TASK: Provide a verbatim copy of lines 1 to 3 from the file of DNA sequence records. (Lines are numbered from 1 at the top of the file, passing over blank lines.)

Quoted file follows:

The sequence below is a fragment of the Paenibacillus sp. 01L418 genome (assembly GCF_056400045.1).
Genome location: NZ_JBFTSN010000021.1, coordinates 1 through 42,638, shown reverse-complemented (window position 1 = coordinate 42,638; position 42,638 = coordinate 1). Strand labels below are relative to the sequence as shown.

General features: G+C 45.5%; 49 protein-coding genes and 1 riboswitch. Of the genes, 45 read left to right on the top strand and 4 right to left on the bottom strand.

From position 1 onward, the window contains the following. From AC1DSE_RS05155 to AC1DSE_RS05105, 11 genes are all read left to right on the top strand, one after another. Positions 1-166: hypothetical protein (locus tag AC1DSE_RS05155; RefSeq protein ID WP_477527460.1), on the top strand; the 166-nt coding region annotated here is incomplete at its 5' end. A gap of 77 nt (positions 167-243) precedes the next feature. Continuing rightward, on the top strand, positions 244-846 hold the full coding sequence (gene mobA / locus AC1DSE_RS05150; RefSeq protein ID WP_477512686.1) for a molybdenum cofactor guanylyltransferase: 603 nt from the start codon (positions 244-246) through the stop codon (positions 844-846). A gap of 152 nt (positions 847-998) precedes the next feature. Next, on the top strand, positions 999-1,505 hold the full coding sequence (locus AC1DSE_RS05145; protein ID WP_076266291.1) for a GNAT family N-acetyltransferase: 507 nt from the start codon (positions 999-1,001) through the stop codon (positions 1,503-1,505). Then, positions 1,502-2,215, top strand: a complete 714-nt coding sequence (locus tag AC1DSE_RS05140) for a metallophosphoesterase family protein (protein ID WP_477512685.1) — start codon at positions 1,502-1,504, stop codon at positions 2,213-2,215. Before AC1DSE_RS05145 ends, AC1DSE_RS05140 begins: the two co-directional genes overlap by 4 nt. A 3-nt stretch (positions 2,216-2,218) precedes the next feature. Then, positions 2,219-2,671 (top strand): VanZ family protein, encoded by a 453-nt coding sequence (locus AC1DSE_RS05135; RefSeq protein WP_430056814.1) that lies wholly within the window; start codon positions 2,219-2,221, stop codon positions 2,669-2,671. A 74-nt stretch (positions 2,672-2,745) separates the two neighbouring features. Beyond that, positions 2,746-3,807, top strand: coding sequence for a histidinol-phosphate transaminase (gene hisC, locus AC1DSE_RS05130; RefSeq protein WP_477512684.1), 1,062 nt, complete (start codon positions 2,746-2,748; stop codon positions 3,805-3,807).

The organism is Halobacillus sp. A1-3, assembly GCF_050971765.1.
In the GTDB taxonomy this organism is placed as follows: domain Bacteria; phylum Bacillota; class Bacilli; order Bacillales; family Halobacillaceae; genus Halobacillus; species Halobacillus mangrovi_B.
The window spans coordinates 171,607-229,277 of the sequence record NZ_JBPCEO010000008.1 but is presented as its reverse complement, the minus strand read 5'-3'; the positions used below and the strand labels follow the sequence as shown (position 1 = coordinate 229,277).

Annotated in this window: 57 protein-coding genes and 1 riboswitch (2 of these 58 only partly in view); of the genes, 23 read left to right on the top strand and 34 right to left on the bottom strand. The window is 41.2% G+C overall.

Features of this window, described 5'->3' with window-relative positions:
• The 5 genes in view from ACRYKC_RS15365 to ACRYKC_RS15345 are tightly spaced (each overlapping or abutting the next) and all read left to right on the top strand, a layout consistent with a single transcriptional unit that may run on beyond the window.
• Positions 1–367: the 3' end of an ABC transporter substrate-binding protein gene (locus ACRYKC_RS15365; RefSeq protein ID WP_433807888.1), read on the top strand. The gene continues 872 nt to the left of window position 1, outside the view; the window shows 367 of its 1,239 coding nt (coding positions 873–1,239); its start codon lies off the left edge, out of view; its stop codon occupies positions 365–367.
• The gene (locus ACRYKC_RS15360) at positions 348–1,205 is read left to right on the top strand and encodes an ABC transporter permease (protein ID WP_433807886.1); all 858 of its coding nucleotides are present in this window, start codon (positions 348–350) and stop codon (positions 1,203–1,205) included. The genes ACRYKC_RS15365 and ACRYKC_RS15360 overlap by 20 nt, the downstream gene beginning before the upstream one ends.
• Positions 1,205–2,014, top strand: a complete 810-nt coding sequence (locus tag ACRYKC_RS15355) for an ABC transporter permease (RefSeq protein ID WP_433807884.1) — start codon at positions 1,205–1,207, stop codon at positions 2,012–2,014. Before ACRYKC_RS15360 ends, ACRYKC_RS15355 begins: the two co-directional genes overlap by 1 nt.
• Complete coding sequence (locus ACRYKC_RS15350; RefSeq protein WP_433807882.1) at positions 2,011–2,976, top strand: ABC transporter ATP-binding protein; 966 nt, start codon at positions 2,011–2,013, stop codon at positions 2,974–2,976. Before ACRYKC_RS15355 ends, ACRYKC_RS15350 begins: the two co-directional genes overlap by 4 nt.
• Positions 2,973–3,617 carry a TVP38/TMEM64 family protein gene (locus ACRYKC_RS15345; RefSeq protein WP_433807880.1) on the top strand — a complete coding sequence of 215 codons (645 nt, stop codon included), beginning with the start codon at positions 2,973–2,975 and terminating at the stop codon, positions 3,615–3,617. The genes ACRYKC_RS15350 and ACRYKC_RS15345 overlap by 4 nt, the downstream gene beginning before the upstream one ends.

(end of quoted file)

The sequence below is a fragment of the Paenibacillus sp. 01L418 genome (assembly GCF_056400045.1).
Genome location: NZ_JBFTSN010000021.1, coordinates 1 through 42,638, shown reverse-complemented (window position 1 = coordinate 42,638; position 42,638 = coordinate 1). Strand labels below are relative to the sequence as shown.

General features: G+C 45.5%; 49 protein-coding genes and 1 riboswitch. Of the genes, 45 read left to right on the top strand and 4 right to left on the bottom strand.